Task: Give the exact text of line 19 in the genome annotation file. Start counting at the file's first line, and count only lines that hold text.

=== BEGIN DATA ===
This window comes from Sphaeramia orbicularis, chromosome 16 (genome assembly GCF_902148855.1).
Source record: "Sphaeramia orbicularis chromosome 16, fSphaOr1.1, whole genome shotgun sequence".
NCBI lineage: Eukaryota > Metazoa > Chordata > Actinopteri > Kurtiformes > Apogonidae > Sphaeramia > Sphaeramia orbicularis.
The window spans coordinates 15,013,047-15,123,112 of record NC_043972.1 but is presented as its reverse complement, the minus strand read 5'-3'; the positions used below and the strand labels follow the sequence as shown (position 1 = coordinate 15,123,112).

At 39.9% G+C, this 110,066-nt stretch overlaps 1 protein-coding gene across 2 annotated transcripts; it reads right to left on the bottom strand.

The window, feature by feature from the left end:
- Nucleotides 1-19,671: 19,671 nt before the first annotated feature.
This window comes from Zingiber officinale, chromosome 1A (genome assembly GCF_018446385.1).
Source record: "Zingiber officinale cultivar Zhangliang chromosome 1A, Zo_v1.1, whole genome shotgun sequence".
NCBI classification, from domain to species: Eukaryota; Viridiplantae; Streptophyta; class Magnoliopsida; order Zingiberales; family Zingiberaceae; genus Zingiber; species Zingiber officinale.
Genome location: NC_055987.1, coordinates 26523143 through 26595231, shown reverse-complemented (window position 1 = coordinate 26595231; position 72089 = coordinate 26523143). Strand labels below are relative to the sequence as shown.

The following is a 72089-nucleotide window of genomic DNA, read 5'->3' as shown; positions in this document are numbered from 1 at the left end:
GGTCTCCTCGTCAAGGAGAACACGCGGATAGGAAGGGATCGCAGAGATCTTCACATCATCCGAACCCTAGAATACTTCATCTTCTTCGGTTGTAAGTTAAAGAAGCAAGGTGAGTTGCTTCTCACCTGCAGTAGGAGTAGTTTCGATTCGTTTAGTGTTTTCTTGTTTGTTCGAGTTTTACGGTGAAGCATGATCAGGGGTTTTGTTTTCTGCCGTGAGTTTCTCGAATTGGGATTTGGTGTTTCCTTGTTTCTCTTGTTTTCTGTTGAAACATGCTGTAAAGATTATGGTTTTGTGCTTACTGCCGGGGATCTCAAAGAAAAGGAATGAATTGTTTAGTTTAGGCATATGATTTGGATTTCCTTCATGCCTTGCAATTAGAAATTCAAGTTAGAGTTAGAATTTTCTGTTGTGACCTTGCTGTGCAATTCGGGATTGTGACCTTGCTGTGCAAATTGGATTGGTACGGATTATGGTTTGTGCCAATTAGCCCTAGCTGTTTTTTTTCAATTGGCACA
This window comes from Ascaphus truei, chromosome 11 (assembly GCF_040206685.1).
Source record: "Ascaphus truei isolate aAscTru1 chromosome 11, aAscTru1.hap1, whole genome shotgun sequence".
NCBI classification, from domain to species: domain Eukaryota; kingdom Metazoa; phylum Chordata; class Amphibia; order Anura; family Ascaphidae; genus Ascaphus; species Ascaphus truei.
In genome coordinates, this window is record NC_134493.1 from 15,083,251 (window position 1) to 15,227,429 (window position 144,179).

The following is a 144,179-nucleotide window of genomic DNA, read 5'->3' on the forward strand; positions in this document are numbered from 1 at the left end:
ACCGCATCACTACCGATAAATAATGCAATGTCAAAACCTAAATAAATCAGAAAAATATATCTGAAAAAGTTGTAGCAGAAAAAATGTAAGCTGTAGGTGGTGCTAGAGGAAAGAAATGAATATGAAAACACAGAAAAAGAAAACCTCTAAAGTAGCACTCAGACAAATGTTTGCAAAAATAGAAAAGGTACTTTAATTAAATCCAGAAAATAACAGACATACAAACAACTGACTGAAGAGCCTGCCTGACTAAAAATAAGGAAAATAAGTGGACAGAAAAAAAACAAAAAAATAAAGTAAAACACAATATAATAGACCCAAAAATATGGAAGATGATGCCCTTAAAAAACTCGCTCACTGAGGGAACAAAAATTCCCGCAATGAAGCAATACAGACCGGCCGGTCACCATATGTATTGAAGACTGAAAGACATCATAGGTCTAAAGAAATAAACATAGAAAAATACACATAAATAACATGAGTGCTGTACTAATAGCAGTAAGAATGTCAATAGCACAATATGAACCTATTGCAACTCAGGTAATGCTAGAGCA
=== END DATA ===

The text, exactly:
ACCGCATCACTACCGATAAATAATGCAATGTCAAAACCTAAATAAATCAGAAAAATATATCTGAAAAAGTTGTAGCAGAAAAAATGTAAGCTGTAGGTGGTGCTAGAGGAAAGAAATGAATATGAAAACACAGAAAAAGAAAACCTCTAAAGTAGCACTCAGACAAATGTTTGCAAAAATAGAAAAGGTACTTTAATTAAATCCAGAAAATAACAGACATACAAACAACTGACTGAAGAGCCTGCCTGACTAAAAATAAGGAAAATAAGTGGACAGAAAAAAAACAAAAAAATAAAGTAAAACACAATATAATAGACCCAAAAATATGGAAGATGATGCCCTTAAAAAACTCGCTCACTGAGGGAACAAAAATTCCCGCAATGAAGCAATACAGACCGGCCGGTCACCATATGTATTGAAGACTGAAAGACATCATAGGTCTAAAGAAATAAACATAGAAAAATACACATAAATAACATGAGTGCTGTACTAATAGCAGTAAGAATGTCAATAGCACAATATGAACCTATTGCAACTCAGGTAATGCTAGAGCA